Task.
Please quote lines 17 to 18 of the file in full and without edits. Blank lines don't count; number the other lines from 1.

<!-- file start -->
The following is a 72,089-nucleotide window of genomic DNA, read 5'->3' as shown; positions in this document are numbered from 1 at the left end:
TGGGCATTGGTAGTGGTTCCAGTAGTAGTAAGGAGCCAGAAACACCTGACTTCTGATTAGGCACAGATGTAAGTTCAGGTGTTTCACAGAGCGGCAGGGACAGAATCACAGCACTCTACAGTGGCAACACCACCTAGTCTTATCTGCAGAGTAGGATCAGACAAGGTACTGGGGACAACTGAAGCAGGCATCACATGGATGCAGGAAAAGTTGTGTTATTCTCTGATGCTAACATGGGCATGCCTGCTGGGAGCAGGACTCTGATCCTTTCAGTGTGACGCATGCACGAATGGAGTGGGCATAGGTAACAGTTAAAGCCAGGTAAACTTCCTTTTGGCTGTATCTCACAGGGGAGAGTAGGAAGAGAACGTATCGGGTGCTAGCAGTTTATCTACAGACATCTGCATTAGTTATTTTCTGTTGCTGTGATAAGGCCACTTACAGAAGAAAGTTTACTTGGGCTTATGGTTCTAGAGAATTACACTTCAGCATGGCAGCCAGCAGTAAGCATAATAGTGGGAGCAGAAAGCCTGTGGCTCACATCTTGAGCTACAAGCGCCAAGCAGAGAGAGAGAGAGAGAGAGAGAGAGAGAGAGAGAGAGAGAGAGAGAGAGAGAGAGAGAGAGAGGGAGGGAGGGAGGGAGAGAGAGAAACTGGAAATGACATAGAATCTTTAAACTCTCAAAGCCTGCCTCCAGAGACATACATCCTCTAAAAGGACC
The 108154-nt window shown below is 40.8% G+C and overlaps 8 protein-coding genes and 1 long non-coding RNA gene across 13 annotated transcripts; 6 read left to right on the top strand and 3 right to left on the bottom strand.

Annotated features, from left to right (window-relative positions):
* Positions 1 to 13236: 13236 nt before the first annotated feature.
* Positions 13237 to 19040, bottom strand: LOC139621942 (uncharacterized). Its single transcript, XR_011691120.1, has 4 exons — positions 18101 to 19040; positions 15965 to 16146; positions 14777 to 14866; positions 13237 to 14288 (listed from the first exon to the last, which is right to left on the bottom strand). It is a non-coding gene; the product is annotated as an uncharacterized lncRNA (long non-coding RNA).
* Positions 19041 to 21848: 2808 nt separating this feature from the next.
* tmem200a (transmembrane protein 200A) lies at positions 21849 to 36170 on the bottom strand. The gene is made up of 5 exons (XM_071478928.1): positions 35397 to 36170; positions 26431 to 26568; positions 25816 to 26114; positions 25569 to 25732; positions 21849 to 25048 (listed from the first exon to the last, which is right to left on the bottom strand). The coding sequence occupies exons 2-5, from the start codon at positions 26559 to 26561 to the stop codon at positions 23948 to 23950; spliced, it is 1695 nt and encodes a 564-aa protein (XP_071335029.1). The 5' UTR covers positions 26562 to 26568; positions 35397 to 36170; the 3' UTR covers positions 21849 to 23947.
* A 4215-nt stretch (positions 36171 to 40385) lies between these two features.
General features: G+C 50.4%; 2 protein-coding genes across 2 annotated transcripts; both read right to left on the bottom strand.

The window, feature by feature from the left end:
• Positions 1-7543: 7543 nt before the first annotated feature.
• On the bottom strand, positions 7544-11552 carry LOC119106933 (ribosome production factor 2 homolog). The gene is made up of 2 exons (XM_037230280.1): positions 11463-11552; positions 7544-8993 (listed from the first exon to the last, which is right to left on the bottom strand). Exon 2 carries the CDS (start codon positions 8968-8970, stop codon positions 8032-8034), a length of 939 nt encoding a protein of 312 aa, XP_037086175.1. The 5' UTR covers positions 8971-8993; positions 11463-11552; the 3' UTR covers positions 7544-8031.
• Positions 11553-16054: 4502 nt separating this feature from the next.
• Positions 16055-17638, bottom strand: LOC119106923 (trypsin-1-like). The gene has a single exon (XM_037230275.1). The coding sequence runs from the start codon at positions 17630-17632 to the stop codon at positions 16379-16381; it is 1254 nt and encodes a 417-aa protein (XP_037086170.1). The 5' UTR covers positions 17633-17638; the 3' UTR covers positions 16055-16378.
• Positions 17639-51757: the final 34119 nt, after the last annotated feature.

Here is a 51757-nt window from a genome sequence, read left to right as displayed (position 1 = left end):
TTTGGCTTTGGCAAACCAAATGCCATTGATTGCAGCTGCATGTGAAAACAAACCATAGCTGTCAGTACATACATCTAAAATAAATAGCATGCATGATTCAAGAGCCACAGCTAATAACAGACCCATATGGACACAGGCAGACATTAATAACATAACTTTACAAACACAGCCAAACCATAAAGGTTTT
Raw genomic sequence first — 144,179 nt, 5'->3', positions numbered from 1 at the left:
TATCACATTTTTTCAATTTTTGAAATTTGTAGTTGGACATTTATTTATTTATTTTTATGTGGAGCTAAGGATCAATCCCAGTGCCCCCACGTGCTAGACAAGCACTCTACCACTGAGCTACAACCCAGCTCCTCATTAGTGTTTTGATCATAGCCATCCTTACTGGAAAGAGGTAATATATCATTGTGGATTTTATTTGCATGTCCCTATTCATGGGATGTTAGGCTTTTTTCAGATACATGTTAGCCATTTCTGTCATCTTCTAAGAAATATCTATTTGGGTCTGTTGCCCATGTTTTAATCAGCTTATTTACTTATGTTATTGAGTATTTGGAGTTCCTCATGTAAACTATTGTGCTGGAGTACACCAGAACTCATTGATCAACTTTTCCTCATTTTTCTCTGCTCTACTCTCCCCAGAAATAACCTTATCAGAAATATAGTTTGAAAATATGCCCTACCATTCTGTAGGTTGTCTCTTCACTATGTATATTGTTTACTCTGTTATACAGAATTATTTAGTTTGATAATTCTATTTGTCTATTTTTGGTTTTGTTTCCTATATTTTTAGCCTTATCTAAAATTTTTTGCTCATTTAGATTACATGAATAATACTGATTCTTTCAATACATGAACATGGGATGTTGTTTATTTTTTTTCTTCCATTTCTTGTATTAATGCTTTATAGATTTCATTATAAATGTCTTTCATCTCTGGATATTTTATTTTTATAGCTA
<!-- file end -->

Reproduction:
Here is a 51757-nt window from a genome sequence, read left to right as displayed (position 1 = left end):
TTTGGCTTTGGCAAACCAAATGCCATTGATTGCAGCTGCATGTGAAAACAAACCATAGCTGTCAGTACATACATCTAAAATAAATAGCATGCATGATTCAAGAGCCACAGCTAATAACAGACCCATATGGACACAGGCAGACATTAATAACATAACTTTACAAACACAGCCAAACCATAAAGGTTTT